January’s cold, dark days make it harder to feel motivated to get out of the house and can exacerbate feelings of loneliness and isolation – a topic our Childline counsellors around the country have seen rise by 47% among under-11s in the last year.
Our most recent Childline Annual Review showed that more than 34,500 counselling sessions – roughly 14% of all counselling sessions given by our Childline service – were given to children and young people who said the Childline counsellor was the first person they had spoken to about their problem.
Of course, we’re here to offer support whenever children need us, but there are ways for parents and carers to help prevent children becoming affected by loneliness, sadness and depression – not just around Blue Monday, but throughout the year.
Ask regularly how they are feeling and about anything that might be on their mind. These don’t have to be formal discussions, just chats over a meal, during an ad break, or on the way to or from school - the more common these discussions are, the more reassured they’ll be that they can confide in you.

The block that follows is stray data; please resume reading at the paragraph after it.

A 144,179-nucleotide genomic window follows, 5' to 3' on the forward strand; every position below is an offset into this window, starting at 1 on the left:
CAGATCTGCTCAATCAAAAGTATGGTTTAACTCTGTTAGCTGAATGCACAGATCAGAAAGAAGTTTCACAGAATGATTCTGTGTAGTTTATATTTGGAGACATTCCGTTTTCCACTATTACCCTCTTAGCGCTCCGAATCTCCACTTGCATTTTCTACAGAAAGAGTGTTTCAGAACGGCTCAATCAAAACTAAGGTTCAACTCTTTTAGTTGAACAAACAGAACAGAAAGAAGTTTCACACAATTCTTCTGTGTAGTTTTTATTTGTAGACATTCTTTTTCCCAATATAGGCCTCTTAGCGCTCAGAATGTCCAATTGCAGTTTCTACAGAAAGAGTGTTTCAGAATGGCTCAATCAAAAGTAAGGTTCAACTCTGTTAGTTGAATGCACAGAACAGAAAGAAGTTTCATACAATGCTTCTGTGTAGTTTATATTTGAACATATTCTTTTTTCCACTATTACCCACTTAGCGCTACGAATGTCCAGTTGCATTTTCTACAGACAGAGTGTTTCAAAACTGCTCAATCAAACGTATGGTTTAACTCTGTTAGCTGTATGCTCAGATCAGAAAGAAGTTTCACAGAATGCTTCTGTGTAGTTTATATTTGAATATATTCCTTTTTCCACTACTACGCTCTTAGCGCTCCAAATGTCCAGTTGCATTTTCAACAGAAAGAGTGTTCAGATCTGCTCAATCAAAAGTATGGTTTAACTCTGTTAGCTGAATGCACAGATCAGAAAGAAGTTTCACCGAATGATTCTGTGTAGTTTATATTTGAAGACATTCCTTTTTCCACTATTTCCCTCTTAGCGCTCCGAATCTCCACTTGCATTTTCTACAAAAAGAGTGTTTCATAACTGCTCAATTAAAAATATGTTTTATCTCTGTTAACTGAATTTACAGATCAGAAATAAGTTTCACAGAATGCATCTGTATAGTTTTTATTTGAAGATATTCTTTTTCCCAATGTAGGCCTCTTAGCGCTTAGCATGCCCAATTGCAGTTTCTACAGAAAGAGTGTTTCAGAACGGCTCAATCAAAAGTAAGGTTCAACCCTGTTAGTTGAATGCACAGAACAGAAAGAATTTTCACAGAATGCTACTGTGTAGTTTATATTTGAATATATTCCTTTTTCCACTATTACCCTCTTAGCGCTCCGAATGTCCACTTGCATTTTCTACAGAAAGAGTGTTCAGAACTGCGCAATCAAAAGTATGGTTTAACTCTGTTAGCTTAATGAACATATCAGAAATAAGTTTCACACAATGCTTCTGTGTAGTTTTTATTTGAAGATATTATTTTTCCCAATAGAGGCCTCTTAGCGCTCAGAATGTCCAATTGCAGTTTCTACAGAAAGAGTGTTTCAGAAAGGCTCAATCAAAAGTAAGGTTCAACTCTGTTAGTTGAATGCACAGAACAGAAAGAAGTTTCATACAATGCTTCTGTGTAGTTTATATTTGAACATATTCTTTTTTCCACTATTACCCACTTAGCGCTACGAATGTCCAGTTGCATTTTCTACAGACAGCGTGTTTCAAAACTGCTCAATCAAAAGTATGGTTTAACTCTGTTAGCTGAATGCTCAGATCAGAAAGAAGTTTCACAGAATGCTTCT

Going offline is a great way to deal with Blue Monday – even just a few minutes of fresh air from a kickabout or a walk round the block can be enough to brighten their mood.
Likewise, if there are after-school activity clubs they can get involved in, learning a new skill and meeting like-minded peers will make a positive difference.
The Childline website – www.childline.org.uk – also has moderated message boards where they can talk to other young people about their ‘January blues’ and anything else that’s bothering them.
Chances are, they’ll find out they’re not alone in feeling this way and discover how others might have dealt with similar feelings. There are also mindfulness exercises, art tools and more for them to explore and see what works.